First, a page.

The rolling red sand dunes and endless silence are what reached into my soul and took root. If you’ve been to the Kgalagadi Transfrontier Park once, believe me, it won’t be your last time. You become addicted to this ancient land, once home of the Bushmen, and now a national park of 3,8 million hectares of arid savannah, dunes and grasslands straddling SA and Botswana.
What it lacks in roads, it more than makes up for with the herds of giraffe, gemsbok, wildebeest and springbok that inhabit the dry river beds snacking on the sparse green grass. The beautiful camelthorn trees that are ablaze in yellow in spring and provide a home to the huge sociable weaver bird nests. Man-made occasional borehole/waterholes attest to the fact that water is scarce here, the rivers flow every ten years (Auob) or twice in the past century (the Nossob) – proving that the Kgalagadi’s name rings true: Place of Great Thirst. Interesting fact – watering holes names like Craig Lockhardt, Dalkeith and Monro are all evidence of the Scotman Roger ‘Malkop’ Jackson, who surveyed the region post World War 1, and took the liberty of naming them.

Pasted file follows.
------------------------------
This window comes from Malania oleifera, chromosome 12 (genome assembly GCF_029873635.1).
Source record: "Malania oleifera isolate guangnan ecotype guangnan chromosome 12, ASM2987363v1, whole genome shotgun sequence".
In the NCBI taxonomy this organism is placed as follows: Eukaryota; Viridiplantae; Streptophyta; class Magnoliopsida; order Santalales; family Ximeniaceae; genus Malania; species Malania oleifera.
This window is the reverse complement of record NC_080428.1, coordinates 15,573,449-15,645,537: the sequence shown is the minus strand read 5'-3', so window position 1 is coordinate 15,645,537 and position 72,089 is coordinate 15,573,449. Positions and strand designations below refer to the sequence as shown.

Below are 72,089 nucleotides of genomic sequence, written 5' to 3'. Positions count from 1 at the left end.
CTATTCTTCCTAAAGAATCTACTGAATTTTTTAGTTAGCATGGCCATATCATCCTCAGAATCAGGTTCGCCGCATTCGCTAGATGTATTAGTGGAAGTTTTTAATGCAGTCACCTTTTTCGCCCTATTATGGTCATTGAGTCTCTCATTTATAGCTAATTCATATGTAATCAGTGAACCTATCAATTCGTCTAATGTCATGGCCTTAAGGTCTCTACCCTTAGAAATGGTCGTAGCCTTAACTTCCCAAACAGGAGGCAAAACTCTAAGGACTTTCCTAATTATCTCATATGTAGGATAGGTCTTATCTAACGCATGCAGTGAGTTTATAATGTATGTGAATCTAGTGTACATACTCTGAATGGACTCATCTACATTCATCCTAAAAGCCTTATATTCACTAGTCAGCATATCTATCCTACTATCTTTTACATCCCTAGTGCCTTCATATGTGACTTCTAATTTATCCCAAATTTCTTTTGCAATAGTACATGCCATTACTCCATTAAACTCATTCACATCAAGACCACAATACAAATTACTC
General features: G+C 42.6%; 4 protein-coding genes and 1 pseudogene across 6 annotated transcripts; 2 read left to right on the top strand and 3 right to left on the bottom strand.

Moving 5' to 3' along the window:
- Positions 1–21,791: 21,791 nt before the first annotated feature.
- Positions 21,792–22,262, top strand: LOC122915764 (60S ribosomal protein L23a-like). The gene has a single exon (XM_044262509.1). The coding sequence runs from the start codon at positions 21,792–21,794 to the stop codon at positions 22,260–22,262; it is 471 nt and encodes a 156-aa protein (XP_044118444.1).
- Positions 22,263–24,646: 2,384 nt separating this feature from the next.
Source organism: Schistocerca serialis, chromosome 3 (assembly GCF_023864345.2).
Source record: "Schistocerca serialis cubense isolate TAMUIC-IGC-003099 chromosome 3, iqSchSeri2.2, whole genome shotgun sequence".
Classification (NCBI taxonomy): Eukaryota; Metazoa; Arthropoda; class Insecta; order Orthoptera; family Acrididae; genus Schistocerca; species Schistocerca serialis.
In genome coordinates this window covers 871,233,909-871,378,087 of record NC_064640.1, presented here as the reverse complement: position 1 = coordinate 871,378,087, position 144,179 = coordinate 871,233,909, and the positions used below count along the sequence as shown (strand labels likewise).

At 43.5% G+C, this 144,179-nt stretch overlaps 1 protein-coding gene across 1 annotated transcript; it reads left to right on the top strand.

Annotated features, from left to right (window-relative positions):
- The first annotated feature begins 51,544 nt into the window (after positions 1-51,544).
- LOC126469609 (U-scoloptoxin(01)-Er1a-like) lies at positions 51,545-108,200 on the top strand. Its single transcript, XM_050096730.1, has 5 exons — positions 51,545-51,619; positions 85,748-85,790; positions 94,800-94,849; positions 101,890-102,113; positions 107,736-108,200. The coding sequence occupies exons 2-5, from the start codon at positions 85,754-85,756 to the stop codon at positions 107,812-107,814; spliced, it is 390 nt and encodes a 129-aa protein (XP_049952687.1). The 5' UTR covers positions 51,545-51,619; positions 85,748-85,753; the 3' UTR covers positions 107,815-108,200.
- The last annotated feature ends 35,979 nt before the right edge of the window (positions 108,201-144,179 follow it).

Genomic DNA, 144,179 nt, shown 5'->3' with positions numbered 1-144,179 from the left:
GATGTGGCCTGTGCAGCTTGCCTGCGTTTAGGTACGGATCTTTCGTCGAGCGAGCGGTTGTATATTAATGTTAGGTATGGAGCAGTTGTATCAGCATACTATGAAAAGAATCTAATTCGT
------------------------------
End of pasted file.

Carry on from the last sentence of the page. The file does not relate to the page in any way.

At night you can hear the childlike cries of the black-backed jackals, interspersed with the cackle of hyenas and the grunting groans of lions mating calls. The silence, the vastness, the sands and lack of too many visitors are what make this place special, not to mention the sparse array of wildlife that have adapted to its dry conditions, extreme temperatures and little rain.